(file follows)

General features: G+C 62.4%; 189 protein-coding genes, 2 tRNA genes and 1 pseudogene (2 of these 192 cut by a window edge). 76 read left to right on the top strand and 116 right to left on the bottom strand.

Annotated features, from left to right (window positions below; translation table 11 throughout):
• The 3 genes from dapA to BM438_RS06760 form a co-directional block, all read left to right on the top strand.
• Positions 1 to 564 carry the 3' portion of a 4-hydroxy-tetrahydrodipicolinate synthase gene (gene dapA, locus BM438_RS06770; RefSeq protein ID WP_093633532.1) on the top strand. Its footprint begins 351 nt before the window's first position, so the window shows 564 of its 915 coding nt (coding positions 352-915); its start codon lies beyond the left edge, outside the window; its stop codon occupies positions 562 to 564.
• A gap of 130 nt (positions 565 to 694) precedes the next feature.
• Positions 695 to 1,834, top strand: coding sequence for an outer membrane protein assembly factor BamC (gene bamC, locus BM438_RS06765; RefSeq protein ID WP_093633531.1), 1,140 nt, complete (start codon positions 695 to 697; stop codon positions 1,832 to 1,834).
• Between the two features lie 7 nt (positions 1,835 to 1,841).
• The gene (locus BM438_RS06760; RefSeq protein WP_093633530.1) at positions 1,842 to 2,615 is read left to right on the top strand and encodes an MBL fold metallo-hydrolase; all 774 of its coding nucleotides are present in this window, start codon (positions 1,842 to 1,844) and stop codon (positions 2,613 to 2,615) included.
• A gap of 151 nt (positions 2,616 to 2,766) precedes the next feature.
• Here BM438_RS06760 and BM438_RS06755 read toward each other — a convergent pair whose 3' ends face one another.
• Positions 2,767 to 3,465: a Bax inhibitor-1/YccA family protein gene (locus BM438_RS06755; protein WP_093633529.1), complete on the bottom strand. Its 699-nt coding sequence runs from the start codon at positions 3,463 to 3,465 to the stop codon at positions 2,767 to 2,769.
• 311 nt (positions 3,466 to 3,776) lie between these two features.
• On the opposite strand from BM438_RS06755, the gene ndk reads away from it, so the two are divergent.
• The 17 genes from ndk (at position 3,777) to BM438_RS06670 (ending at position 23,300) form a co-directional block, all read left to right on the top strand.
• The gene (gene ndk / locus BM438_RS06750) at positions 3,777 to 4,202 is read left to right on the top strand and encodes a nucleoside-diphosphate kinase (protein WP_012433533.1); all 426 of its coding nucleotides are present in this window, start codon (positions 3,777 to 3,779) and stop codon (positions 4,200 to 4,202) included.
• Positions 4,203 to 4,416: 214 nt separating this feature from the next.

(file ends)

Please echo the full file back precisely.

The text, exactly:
General features: G+C 62.4%; 189 protein-coding genes, 2 tRNA genes and 1 pseudogene (2 of these 192 cut by a window edge). 76 read left to right on the top strand and 116 right to left on the bottom strand.

Annotated features, from left to right (window positions below; translation table 11 throughout):
• The 3 genes from dapA to BM438_RS06760 form a co-directional block, all read left to right on the top strand.
• Positions 1 to 564 carry the 3' portion of a 4-hydroxy-tetrahydrodipicolinate synthase gene (gene dapA, locus BM438_RS06770; RefSeq protein ID WP_093633532.1) on the top strand. Its footprint begins 351 nt before the window's first position, so the window shows 564 of its 915 coding nt (coding positions 352-915); its start codon lies beyond the left edge, outside the window; its stop codon occupies positions 562 to 564.
• A gap of 130 nt (positions 565 to 694) precedes the next feature.
• Positions 695 to 1,834, top strand: coding sequence for an outer membrane protein assembly factor BamC (gene bamC, locus BM438_RS06765; RefSeq protein ID WP_093633531.1), 1,140 nt, complete (start codon positions 695 to 697; stop codon positions 1,832 to 1,834).
• Between the two features lie 7 nt (positions 1,835 to 1,841).
• The gene (locus BM438_RS06760; RefSeq protein WP_093633530.1) at positions 1,842 to 2,615 is read left to right on the top strand and encodes an MBL fold metallo-hydrolase; all 774 of its coding nucleotides are present in this window, start codon (positions 1,842 to 1,844) and stop codon (positions 2,613 to 2,615) included.
• A gap of 151 nt (positions 2,616 to 2,766) precedes the next feature.
• Here BM438_RS06760 and BM438_RS06755 read toward each other — a convergent pair whose 3' ends face one another.
• Positions 2,767 to 3,465: a Bax inhibitor-1/YccA family protein gene (locus BM438_RS06755; protein WP_093633529.1), complete on the bottom strand. Its 699-nt coding sequence runs from the start codon at positions 3,463 to 3,465 to the stop codon at positions 2,767 to 2,769.
• 311 nt (positions 3,466 to 3,776) lie between these two features.
• On the opposite strand from BM438_RS06755, the gene ndk reads away from it, so the two are divergent.
• The 17 genes from ndk (at position 3,777) to BM438_RS06670 (ending at position 23,300) form a co-directional block, all read left to right on the top strand.
• The gene (gene ndk / locus BM438_RS06750) at positions 3,777 to 4,202 is read left to right on the top strand and encodes a nucleoside-diphosphate kinase (protein WP_012433533.1); all 426 of its coding nucleotides are present in this window, start codon (positions 3,777 to 3,779) and stop codon (positions 4,200 to 4,202) included.
• Positions 4,203 to 4,416: 214 nt separating this feature from the next.